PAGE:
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Last-ditch bid to halt demolition at Aigburth Station

Passengers up in arms as Victorian ironwork is scrapped

Written by . Published on March 18th 2013.

Last-ditch bid to halt demolition at Aigburth Station

A LAST minute plea was made today to preserve one of Merseyside’s oldest railway stations - after dismantling work started on an original cast iron canopy dating back to the 1860s.

The ironwork at Aigburth Railway Station, in Mersey Road, is being removed to make way for a "bus shelter’"-style waiting room.

More than 100 local residents and station users have already signed a petition to get the work halted.

Today Mossley Hill councillor Tina Gould contacted English Heritage in a bid to get “spot listing” for the station to force contractors to down tools.

She has also written to Cllr Liam Robinson, chairman of Merseytravel, and Cllr Wendy Simon, the city council’s executive member for culture, as well as to Network Rail.

Aigburth Station 2Aigburth Station's original canopy to go

Cllr Gould told them: “We need very urgent action to save this important part of Aigburth heritage and an important part of national rail history. The original cast iron canopy at Aigburth Station, built in 1864, is currently being removed. Next year the station will celebrate its 150th anniversary.

“Local users of the station have told me they were under the impression improvement works were being made at the station to re-open the original waiting room there (closed off for many years), and they have been shocked by the extent of the work.”

Although the station is managed by Network Rail, Cllr Gould is hoping Merseytravel and the city council’s heritage team can use their influence as a matter of urgency,  to preserve the station’s historic features.

Aigburth residents say the proposed modern “bus-stop” type of shelter on the station platform will look completely out of place in the original Victorian setting.

Cllr Gould added: “I am amazed there has been no consultation with local people or local councillors prior to this work.” 

Network Rail has informed local people who complained about the scheme that it plans to retain the removed cast iron columns and details to be re-used on “other heritage projects”.


“People feel proud of their heritage in this city and it is a crying shame such a beautiful old station is being spoiled and defaced in this way.  With urgent intervention it is still possible to save the original features,” said Cllr Gould.

One regular station user said: “Everybody was delighted when it appeared they were going to re-open the original brick waiting room, but when they started to dismantle the canopy we were shocked. This is a beautiful station and should be preserved.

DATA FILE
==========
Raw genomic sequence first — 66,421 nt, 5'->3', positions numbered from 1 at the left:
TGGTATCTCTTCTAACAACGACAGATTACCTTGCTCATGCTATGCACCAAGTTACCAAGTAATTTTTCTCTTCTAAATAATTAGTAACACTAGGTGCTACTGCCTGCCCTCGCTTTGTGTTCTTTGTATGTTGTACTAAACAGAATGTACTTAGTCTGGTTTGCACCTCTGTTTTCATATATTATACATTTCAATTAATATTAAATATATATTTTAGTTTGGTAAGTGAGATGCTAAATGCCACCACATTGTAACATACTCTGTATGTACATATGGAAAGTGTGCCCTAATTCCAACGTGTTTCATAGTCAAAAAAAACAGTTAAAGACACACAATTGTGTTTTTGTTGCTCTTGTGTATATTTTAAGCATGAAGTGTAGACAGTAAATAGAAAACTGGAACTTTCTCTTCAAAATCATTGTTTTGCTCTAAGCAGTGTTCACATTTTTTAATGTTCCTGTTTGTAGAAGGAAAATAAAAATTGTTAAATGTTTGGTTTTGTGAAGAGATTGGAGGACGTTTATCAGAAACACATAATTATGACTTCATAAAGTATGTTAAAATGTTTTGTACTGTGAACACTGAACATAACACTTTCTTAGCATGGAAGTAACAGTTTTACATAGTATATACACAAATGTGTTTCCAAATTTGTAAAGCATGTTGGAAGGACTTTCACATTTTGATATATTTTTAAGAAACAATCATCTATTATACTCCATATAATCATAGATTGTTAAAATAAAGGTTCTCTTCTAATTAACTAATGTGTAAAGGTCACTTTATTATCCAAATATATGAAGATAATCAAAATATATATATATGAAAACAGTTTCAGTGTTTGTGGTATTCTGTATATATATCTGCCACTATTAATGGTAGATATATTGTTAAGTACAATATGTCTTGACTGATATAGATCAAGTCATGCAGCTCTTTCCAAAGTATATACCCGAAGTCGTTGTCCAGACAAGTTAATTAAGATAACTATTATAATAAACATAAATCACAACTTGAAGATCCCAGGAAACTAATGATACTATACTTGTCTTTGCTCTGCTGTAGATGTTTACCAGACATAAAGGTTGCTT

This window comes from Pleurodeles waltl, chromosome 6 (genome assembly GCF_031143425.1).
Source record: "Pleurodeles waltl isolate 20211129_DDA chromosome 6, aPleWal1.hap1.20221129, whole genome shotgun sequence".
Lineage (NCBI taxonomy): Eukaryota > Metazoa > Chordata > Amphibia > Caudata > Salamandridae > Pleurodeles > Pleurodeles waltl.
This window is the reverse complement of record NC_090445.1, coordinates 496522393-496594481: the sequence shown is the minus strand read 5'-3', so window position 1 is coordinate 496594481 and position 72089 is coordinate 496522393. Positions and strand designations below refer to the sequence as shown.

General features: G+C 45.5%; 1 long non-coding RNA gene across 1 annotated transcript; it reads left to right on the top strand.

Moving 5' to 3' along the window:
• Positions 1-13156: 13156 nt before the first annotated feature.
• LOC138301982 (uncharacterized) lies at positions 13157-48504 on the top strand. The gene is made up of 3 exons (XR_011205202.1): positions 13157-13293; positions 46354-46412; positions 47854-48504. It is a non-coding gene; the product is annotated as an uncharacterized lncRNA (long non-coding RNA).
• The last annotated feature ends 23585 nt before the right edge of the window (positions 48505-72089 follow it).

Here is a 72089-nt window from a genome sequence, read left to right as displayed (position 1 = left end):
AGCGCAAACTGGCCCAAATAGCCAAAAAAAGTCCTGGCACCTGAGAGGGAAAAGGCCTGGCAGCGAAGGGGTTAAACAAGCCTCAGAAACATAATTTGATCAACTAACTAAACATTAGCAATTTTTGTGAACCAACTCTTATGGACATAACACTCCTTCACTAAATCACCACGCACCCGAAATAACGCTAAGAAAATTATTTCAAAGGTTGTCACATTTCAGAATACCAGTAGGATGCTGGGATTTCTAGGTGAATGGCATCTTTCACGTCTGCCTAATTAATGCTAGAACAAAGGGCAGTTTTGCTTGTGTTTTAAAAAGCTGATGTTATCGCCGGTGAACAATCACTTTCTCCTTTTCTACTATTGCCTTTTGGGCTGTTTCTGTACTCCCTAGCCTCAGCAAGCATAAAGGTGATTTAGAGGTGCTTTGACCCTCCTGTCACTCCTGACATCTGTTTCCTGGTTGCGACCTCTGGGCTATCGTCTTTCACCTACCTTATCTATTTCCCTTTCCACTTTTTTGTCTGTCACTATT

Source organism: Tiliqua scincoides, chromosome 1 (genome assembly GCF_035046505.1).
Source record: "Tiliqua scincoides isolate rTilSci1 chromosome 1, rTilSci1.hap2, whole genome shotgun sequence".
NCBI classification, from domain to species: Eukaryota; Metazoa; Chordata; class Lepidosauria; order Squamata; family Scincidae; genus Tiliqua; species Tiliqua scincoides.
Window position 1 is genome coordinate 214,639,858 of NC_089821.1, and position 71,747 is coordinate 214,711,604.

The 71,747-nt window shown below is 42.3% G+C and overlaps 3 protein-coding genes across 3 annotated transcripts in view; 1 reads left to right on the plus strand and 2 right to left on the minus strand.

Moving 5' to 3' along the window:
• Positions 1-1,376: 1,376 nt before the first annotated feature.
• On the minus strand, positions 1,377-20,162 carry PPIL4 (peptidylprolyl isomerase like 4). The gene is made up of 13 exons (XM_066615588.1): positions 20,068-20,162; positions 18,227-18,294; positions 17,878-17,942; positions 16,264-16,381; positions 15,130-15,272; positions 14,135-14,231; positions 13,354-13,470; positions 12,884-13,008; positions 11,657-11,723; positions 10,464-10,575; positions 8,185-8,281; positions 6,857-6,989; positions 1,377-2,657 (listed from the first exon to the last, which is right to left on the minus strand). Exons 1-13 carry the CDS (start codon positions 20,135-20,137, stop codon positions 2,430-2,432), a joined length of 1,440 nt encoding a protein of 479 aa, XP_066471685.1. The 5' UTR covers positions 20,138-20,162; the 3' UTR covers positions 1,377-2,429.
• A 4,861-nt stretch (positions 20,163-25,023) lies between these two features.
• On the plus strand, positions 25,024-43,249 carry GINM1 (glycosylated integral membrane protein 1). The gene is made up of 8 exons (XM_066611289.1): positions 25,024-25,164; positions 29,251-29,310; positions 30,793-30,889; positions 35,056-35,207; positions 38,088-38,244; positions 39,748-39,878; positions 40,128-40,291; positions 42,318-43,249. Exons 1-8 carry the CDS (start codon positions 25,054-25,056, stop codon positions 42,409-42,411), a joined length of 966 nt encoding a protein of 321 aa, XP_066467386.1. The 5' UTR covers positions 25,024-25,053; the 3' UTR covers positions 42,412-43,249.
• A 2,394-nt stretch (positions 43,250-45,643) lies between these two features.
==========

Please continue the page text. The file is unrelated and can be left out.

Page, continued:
“Who in their right mind could even think a flimsy bus stop shelter will enhance this historic station? Obviously the decision has been made by people at Network Rail who have no regard,  and perhaps no interest, in rail history.”

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27 comments so far, continue the conversation, write a comment.

Angry of AigburthMarch 18th 2013.

Hear hear! Too many stations have been vandalised in this way!

We expect that with progress one thing is destroyed in order to replace it with something better.

In practice it is usually replaced with something far inferior, particularly in railway stations.

Truculent of ToxtethMarch 18th 2013.

Same as the bus shelters!
Over the years they've managed to get bigger and obstruct more pavement yet offer less and less protection for the passengers from the elements and spray from the road.

AnonymousMarch 18th 2013.

Excuse me, have you all forgotten, this is Liverpool where the powers that be don't give a flying scotsman about looking after our heritage. They must all have shares in the plastics industry.

Casey JonesMarch 18th 2013.

They only work in underground stations.

There's nothing wrong with the generous. full-width awnings fitted over the platforms of traditional Victorian-built stations - except of course that managerial knobheads want to destroy them.

1 Response: Reply To This...
John BradleyMarch 18th 2013.

What only works in underground? Just need to enclose in the platform.

Owen ReeceMarch 19th 2013.

This is a disgrace, Cressington is my nearest station and it's fantastic because of the original features

AnonymousMarch 19th 2013.

I think we should wait until Merseytravel and Network Rail have explained why they need to remove the canopy. For all we know, there might be a safety factor involved whereby part of the structure has deteriorated beyond repair.

1 Response: Reply To This...
Mike Hammer (Developer)March 19th 2013.

Shhhh...or they'll get the developers in to smash holes in it..like Sir Thomas Street or Joshephine Butler House.

Scouse NouseMarch 19th 2013.

Mike Hammer - what happened in Sir Thomas Street?